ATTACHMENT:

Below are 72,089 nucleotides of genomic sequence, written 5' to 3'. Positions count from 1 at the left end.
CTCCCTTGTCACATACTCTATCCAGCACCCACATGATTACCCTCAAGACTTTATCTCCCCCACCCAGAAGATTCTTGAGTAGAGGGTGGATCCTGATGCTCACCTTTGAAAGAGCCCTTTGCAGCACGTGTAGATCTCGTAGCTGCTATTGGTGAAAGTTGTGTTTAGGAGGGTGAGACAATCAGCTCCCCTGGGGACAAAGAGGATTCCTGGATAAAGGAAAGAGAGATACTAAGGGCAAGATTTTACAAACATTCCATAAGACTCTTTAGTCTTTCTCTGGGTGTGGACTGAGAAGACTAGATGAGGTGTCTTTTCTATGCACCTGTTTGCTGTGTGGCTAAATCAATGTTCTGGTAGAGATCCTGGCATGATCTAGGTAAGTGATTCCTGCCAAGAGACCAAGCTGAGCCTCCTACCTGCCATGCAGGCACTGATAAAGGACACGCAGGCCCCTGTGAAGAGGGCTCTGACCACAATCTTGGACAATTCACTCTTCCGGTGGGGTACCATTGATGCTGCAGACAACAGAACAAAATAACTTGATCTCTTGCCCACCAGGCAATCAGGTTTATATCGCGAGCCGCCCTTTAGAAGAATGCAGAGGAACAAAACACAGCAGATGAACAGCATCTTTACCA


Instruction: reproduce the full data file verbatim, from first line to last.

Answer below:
Below are 72,089 nucleotides of genomic sequence, written 5' to 3'. Positions count from 1 at the left end.
CTCCCTTGTCACATACTCTATCCAGCACCCACATGATTACCCTCAAGACTTTATCTCCCCCACCCAGAAGATTCTTGAGTAGAGGGTGGATCCTGATGCTCACCTTTGAAAGAGCCCTTTGCAGCACGTGTAGATCTCGTAGCTGCTATTGGTGAAAGTTGTGTTTAGGAGGGTGAGACAATCAGCTCCCCTGGGGACAAAGAGGATTCCTGGATAAAGGAAAGAGAGATACTAAGGGCAAGATTTTACAAACATTCCATAAGACTCTTTAGTCTTTCTCTGGGTGTGGACTGAGAAGACTAGATGAGGTGTCTTTTCTATGCACCTGTTTGCTGTGTGGCTAAATCAATGTTCTGGTAGAGATCCTGGCATGATCTAGGTAAGTGATTCCTGCCAAGAGACCAAGCTGAGCCTCCTACCTGCCATGCAGGCACTGATAAAGGACACGCAGGCCCCTGTGAAGAGGGCTCTGACCACAATCTTGGACAATTCACTCTTCCGGTGGGGTACCATTGATGCTGCAGACAACAGAACAAAATAACTTGATCTCTTGCCCACCAGGCAATCAGGTTTATATCGCGAGCCGCCCTTTAGAAGAATGCAGAGGAACAAAACACAGCAGATGAACAGCATCTTTACCA